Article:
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News: Chicago Tribune Article Re: Julius Jones. (Good Read)

Discussion in 'News Zone' started by CaptainAmerica, Apr 25, 2004.

  1. CaptainAmerica

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    Jones' support system paying off
    NFL dream near for 2 brothers
    By David Haugh
    Tribune staff reporter

    April 21, 2004, 9:25 PM CDT

    When the Jones brothers were little boys in Big Stone Gap, Va., they liked nothing more than running around in the back yard with a football. Eventually, they became fast enough to keep up with their imaginations.

    "Ever since we were kids, I would be [former Giants running back] Joe Morris and he would be [former Redskins running back] Jamie Morris," Bears running back Thomas Jones recalled of his childhood with brother Julius, three years younger. "Now it's like, this is really going to happen."

    It figures to happen Saturday at the NFL draft when Julius Jones, the former Notre Dame running back, fulfills the brothers' boyhood dream. In other words, Eli and Peyton Manning won't be the only brother tandem on draft day taking a friendly sibling rivalry to an NFL backfield.

    "Thomas has been really instrumental in getting me to this point," Julius Jones said. "He was a first-round pick and his career really hasn't gone the way that he wanted, but he has stayed in there and taught me to hang tough and don't give up."

    Especially when Julius Jones felt like giving up everything in the summer of 2002. Academic problems had knocked him out of Notre Dame and off-track to stardom. He moved in with Thomas in Phoenix, enrolled in classes at Arizona State and suddenly the Jones brothers felt as if they were growing up with each other a second time.

    And grow up they did.

    The brothers began running around together again, side by side, stride for stride, in the desert heat. They shared their tales of unfulfillment; the Arizona Cardinals had labeled Thomas a bust, and Julius had become the symbol of squandered potential under the Golden Dome. Their failures fueled them.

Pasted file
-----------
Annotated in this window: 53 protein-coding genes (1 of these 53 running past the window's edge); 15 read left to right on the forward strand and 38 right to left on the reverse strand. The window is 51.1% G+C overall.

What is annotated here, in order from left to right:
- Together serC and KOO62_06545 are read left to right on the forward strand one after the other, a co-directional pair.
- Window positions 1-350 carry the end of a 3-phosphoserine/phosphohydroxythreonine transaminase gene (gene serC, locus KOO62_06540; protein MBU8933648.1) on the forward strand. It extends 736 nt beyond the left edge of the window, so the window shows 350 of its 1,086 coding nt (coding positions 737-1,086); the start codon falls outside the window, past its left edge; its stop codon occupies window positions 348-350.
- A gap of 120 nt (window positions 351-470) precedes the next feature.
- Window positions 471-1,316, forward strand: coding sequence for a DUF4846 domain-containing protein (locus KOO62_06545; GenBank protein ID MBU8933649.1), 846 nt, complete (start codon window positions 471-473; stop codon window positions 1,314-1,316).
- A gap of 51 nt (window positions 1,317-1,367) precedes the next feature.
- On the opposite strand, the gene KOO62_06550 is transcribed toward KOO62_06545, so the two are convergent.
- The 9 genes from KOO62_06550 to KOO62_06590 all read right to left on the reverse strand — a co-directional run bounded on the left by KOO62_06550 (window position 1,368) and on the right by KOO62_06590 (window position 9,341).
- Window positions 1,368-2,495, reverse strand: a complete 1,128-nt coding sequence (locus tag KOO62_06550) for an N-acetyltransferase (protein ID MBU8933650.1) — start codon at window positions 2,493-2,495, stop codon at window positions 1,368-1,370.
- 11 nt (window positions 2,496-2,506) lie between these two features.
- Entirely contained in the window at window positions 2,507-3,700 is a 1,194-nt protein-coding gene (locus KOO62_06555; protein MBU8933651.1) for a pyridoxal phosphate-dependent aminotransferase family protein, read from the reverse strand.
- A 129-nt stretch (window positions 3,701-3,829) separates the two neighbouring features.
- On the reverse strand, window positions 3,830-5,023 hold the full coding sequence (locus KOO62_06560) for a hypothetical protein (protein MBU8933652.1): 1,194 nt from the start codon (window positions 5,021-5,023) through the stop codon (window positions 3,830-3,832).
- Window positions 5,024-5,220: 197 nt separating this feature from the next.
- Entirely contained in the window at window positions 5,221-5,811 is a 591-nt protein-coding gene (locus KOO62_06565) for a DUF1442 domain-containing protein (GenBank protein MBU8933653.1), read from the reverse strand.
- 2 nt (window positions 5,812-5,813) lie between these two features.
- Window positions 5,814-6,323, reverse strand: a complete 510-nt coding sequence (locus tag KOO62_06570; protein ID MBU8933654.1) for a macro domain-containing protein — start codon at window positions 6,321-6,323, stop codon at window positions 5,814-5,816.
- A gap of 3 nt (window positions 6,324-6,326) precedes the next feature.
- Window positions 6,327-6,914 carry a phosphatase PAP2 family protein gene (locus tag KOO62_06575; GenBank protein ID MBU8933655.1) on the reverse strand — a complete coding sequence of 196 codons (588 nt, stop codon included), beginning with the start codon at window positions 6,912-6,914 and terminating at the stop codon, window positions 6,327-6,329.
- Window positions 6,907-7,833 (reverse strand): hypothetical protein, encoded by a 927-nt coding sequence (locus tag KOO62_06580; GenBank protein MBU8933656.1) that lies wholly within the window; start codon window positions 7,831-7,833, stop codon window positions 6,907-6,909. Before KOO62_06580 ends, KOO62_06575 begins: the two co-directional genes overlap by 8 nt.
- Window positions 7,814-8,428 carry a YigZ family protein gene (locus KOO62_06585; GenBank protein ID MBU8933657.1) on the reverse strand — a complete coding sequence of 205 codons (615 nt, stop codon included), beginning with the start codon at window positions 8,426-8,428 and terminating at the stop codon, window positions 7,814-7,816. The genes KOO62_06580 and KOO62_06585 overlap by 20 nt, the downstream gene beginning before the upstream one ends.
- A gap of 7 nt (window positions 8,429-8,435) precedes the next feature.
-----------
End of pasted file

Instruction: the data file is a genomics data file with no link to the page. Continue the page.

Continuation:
Suddenly, keeping up with the Joneses meant getting up earlier, staying later and sweating more than ever.

    "Julius worked harder than anyone I've ever seen," Thomas Jones said. "We had a chance to bond together for a year, and it was cool. That's my best friend, my brother."

    Seeing what his older brother endured in Arizona steeled Julius for what awaited him at Notre Dame and in the NFL.

    When the Cardinals criticized Thomas Jones publicly and privately in the fall of 2002 for breaking his hand when he says he slammed down a telephone, for example, it helped Thomas to lean on Julius for support. But it probably helped Julius more to play the role of supporter and show responsibility he didn't know he had.

    "It was probably fortunate for him to see me go through that in Arizona," Thomas said. "He saw some of the things I went through, and that helped him grow."

    Julius added: "I'm a stronger person than I thought."

    He returned to Notre Dame last summer mentally and physically stronger than ever. Coach Tyrone Willingham, who questioned Jones' leadership skills during the spring of 2002, noted the changes. Teammates noticed a difference. The player who looked like a Heisman Trophy candidate midway through his freshman season was back.

    "I was definitely hungrier," Jones said.

    But Willingham's loyalty to returning starter Ryan Grant kept Jones out of the starting lineup until the sixth game of the season. He still finished with 1,341 yards on 229 carries and broke the 200-yard barrier three times, including a school-record 262-yard effort against Pittsburgh.

    Jones had opened some eyes around the NFL.

    "It kind of put my name out there a little bit," Jones said.

    Running a 4.4-second 40-yard dash at the NFL combine in February elevated that name toward the top of the list of running backs. Projections have the 5-foot-10-inch, 215-pound Jones going between the second and fourth rounds, with Dallas among the teams showing the most interest.

    Teams worry most whether Jones can catch the ball or block. Several scouts have said they aren't worried about his character.

    "He's not a bad kid," Bears director of college scouting Greg Gabriel said. "For a team that has a real need at running, he could be a real good fit. He's a lot like his brother."

    To Julius Jones, that's a bigger compliment than calling him a future All-Pro.
    Copyright © 2004, The Chicago Tribune

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